Edge Side Includes (ESI) is a technology or a markup language used to assemble content at the edge layer, such as CDN.
Specifically, content is resolved at the Edge Side by writing the following
<html> <body> This is my fragment: <esi:include src="https://our.fragments.com/fragment.html"/> </body> </html>
ESI is a relatively old technology, the specification was developed by a group of companies like Akamai and Oracle. It's implemented by some CDN vendors like Akamai, Cloudflare, Fastly, Varnish, and others. In the context of Micro Frontends, this is used to compose Fragments.
There are a limited number of CDN vendors that can be used, so you need to consider whether you can tolerate that before implementing. And you need to be careful about ESI's resource acquisition logic differs depending on the vendor.
Also, since ESI is a simple specification, it may not be flexible. For example, data retrieved on the server side cannot be passed to Fragments on the Edge. Furthermore, it is difficult to render applications that require CSR like SPA.
From a development point of view, local development can be tricky. In practice, you may need to consider a wrapper such as nodesi. (Personally, I also don't like the fact that the application logic depends on the Edge Side specification).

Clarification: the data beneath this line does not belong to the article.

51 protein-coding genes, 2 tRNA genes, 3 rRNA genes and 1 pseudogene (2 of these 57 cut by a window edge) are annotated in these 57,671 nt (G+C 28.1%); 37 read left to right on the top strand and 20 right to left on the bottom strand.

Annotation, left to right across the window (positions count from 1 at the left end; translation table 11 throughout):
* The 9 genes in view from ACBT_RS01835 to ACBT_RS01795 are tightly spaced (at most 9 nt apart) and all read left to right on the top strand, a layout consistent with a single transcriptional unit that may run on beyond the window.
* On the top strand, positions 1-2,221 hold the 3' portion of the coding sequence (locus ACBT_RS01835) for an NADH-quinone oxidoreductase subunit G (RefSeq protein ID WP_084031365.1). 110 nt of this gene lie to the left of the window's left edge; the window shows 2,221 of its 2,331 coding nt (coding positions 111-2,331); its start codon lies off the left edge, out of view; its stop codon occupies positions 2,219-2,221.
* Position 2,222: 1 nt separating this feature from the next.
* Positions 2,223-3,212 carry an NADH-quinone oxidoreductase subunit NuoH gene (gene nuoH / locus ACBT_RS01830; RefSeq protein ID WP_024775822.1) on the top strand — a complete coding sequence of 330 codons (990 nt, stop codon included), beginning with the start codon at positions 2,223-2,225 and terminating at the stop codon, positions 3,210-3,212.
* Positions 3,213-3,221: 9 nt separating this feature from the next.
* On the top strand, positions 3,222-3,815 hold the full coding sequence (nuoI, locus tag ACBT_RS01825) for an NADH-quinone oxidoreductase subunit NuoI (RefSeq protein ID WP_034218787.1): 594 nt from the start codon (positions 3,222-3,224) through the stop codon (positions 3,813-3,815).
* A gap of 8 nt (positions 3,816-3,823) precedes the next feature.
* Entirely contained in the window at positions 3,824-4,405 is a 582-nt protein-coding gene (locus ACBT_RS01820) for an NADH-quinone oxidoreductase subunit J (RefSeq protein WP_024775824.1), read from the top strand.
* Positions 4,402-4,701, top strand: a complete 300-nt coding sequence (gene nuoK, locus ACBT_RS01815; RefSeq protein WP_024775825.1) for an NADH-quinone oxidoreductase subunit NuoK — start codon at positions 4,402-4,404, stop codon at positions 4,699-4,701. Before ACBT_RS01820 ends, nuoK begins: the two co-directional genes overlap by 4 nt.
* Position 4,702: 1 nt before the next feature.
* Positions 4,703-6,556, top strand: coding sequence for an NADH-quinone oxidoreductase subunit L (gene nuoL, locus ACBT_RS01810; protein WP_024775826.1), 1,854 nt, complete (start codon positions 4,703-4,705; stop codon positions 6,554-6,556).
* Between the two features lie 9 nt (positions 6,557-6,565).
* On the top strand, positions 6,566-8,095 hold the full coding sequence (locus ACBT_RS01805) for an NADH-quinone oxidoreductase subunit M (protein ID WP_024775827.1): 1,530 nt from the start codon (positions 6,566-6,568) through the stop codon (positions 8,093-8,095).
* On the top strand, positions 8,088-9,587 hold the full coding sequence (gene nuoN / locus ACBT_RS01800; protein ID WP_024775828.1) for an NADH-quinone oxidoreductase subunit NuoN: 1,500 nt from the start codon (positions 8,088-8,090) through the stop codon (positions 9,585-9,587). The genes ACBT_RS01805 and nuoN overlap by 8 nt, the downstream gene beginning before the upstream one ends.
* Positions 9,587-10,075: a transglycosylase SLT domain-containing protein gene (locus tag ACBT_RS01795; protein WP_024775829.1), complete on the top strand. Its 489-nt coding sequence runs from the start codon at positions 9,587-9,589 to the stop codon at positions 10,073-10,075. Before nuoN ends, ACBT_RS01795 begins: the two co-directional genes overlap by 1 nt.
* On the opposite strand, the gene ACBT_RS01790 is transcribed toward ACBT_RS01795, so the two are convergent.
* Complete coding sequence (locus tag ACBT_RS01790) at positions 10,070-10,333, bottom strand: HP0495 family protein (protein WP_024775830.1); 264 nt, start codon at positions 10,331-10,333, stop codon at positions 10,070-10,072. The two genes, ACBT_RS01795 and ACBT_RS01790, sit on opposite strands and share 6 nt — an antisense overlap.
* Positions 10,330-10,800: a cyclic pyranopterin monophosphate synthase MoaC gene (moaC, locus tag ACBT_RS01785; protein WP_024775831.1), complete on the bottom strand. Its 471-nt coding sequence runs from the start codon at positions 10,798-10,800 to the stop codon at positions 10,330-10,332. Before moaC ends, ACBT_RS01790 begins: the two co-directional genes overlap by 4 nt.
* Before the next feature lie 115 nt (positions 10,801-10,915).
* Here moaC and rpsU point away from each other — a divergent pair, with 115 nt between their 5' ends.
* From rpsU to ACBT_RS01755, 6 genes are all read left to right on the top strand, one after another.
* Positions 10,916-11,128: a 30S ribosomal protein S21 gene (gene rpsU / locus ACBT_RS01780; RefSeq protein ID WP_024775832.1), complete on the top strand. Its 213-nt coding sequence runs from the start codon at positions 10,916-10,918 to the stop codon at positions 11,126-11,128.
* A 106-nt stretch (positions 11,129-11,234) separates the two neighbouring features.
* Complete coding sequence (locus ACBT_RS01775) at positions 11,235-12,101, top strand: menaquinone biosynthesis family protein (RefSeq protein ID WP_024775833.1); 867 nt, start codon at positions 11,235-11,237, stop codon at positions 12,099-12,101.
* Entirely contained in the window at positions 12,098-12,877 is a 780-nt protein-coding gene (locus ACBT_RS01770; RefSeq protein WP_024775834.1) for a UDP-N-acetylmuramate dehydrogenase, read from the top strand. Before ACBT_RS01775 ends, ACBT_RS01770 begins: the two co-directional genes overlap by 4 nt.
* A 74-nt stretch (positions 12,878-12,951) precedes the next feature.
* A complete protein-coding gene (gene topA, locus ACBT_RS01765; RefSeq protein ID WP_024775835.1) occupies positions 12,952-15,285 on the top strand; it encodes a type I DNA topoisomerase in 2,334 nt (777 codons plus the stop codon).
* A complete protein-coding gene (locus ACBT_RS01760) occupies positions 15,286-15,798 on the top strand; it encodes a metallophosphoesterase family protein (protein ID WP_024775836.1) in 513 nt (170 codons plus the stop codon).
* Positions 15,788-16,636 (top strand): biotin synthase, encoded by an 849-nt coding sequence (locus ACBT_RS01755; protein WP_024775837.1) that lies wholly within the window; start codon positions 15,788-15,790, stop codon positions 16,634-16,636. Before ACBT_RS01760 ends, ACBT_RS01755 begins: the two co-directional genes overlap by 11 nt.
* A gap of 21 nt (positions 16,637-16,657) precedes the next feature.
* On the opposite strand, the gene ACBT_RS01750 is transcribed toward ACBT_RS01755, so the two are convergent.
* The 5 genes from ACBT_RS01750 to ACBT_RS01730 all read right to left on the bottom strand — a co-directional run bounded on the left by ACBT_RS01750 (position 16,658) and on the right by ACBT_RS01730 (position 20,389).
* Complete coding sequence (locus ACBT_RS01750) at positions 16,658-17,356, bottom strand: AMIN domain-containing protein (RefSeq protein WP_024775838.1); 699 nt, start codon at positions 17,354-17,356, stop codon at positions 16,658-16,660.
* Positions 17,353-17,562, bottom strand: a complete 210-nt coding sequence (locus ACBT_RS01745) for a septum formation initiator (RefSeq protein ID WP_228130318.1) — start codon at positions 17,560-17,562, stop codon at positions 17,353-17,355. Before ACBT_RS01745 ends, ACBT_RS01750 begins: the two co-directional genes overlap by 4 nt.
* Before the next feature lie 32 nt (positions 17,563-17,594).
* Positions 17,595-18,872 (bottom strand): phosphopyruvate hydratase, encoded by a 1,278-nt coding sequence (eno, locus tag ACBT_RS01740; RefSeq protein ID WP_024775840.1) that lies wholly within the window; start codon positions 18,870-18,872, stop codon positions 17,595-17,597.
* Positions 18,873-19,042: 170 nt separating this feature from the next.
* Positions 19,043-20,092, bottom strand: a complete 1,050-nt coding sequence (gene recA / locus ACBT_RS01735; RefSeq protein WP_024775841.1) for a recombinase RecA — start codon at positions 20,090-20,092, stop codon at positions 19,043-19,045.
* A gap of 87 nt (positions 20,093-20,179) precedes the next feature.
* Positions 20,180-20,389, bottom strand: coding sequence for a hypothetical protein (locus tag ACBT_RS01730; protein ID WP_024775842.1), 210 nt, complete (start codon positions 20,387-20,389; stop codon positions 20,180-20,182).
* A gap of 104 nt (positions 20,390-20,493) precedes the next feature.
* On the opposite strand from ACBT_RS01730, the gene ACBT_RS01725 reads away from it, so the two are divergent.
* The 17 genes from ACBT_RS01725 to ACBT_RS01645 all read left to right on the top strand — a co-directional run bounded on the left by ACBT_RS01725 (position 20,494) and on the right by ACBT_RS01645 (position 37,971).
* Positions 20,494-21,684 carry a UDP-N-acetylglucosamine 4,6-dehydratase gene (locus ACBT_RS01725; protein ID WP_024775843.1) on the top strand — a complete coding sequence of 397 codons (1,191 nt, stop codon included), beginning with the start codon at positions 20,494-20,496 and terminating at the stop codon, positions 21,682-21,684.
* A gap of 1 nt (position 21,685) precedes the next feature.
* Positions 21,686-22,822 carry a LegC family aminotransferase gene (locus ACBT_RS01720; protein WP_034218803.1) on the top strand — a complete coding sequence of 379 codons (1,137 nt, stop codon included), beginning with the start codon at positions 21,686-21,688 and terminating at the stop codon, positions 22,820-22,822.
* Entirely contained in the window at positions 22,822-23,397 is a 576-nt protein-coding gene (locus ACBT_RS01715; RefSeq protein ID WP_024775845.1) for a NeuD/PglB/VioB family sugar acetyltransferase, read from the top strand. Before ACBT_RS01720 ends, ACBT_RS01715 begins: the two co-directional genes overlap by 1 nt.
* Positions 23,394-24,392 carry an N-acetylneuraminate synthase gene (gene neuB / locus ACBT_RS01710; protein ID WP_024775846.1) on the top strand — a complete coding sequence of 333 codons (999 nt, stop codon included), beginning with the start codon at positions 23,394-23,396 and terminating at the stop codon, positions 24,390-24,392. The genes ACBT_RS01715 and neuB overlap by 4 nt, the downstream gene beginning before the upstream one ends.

However, the fact that it can be written simply and has minimal features such as Fallback and Timeout is an advantage. It is also attractive that you don't have to think about the server while you don't need to care about Fragments on client-side code. Also, since you can cache a part of UI, ESI is unique in that you can take a flexible caching strategy, such as when you want to cache only static content on a screen where dynamic and static content live together.
In this article, we have shown how ESI can be used to compose Fragments on the Edge Side. Although the simplicity of ESI makes it not very flexible, it is a good option if it fits your use case.